And Saul said: "Lord, what wilt thou have me to do? And the lord said unto him, Arise, and go into the city, and it shall be told thee what thou must do." (Acts 9:4, 6.)

 

He could have told Saul in a few words what he should do, but there was a branch of the Church in Damascus, presided over by a humble man named Ananias, an Jesus recognized that authority. He knew Saul's nature. He knew that in the future it would be difficult for Saul to recognize the authority of the Church, as instances later proved. Saul had to receive from the very man whom he was going to arrest instructions regarding the gospel of Jesus Christ.

 

Recognize local authority

 

Here is a lesson for all of us in this church. Let us, too, recognize the local authority. The bishop may be a humble man. Some of you may think you are superior to him, and you may be, but he is given authority direct from our Father in heaven. Recognize it. Seek his advice and the advice of your stake president. If they cannot answer your difficulties or your problems, they will write to the General Authorities and get the advice needed. Recognition of authority is an important principle.

 

Unity and its synonyms

 

Unity and its synonyms -- harmony, goodwill, peace, concord, mutual understanding -- express a condition for which the human heart constantly yearns. Its opposites are discord, contention, strife, confusion.

 

I can imagine few, if any, things more objectionable in the home than the absence of unity and harmony. On the other hand, I know that a home in which unity, mutual helpfulness, and love abide is just a bit of heaven on earth. I surmise that nearly all of you can testify to the sweetness of life in a home in which these virtues predominate. Most gratefully and humbly I cherish the remembrance that never once as a lad in the home of my youth did I ever see one instance of discord between father and mother, and that goodwill and mutual understanding has been the uniting bond that has held together a fortunate group of brothers and sisters. Unity, harmony, goodwill are virtues to be fostered and cherished in every home.

 

Beware selfishness and envy

 

One of the first conditions that will bring about disunity will be selfishness; another will be envy: "Brother So-and-so passed me by and said nothing to me about the matter." "The bishopric chose Sister So-and-so to be organist, and she can't play half as well as I." "I'm not going to priesthood meeting any more because the bishopric appointed a certain man to act as adviser of the priests." "The Sunday School chose So-and-so as a teacher." "The superintendent released me, and I feel hurt." "The presidency of the stake has never recognized me, and I feel offended." The General Authorities do not always see eye to eye." Oh! a hundred and one little things like that may come up -- little things, insignificant in themselves when we compare them with the greater and more real things of life. And yet, I know from experience that the adversary can so magnify them that they become mountains in our lives, and we are offended, and our spirituality starves because we entertain those feelings.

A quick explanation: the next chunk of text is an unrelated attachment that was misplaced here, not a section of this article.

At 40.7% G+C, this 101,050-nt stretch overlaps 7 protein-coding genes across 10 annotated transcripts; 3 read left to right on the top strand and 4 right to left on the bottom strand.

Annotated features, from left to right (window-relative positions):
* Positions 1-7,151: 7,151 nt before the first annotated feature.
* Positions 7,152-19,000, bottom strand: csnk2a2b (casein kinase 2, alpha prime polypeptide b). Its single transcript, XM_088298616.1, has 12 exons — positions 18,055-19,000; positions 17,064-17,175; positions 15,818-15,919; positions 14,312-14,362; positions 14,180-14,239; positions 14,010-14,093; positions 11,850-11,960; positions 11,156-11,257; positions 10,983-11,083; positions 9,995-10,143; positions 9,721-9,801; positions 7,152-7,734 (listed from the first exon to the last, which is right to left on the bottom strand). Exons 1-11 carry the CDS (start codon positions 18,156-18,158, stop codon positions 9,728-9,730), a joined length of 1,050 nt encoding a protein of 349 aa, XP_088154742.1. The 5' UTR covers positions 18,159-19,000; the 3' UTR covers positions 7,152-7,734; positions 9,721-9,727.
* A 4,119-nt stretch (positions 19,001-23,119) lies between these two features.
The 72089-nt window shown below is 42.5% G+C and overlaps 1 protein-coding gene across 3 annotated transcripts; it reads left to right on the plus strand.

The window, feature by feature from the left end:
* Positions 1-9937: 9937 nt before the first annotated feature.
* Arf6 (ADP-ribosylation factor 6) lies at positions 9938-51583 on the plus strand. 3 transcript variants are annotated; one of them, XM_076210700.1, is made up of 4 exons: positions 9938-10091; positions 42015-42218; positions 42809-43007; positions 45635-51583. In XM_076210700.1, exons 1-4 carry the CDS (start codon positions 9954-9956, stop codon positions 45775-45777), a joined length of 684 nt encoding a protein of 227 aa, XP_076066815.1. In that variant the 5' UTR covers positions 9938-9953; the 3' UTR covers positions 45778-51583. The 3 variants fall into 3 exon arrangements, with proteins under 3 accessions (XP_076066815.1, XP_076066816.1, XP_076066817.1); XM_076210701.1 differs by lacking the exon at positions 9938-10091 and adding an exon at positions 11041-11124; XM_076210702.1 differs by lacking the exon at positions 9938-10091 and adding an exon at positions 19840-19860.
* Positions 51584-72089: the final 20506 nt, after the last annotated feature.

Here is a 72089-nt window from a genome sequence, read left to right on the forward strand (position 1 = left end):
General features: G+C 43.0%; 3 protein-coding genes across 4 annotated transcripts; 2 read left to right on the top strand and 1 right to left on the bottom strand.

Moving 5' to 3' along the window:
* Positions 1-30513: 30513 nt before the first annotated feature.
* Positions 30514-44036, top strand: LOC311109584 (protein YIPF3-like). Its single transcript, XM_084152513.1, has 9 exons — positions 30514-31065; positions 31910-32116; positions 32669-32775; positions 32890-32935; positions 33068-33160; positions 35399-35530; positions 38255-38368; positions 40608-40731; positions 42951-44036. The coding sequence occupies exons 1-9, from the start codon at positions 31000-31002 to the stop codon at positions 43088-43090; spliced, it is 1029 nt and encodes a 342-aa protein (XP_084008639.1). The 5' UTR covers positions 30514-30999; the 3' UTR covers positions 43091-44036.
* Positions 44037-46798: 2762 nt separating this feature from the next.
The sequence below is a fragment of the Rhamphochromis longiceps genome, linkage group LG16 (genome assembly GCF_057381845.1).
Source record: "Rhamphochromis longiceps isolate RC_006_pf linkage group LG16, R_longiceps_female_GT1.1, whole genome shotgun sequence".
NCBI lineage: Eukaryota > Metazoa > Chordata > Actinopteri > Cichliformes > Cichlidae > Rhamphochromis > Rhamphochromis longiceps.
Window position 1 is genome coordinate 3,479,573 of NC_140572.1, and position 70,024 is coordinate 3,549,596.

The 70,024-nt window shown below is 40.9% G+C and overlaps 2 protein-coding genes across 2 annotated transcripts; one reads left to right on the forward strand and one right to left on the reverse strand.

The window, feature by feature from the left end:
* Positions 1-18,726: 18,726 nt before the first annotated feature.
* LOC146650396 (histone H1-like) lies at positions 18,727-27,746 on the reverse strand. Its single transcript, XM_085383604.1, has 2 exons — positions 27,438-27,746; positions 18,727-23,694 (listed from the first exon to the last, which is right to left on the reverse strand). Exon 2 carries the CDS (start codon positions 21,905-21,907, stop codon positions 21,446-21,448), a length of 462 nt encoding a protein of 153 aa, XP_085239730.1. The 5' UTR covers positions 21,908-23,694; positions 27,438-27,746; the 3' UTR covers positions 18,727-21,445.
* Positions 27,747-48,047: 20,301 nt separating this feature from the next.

Beware Fault-finding

 

There is another element -- fault-finding -- associated with that spirit of envy. We find fault with a neighbor. We speak ill of each other. When that feeling comes, it is a good thing just to sing that simple little Mormon hymn, "Nay, Speak No Ill."

 

"Nay, speak no ill; a kindly word

             Can never leave a sting behind;

             And, oh, to breathe each tale we've heard

             Is far beneath a noble mind.

             Full oft a better seed is sown

             By choosing thus the kinder plan,

             For, if but little good is known,

             Still let us speak the best we can.

 

"Then speak no ill, but lenient be

             To other's failings as your own.

             If you're the first a fault to see,

             Be not the first to make it known,

             For life is but a passing day;

             No lip may tell how brief its span;

             Then, O the little time we stay,

             Let's speak of all the best we can."

                                                (Hymns, 116.)

 

The parable of the rose, the hawthorn twig and the lily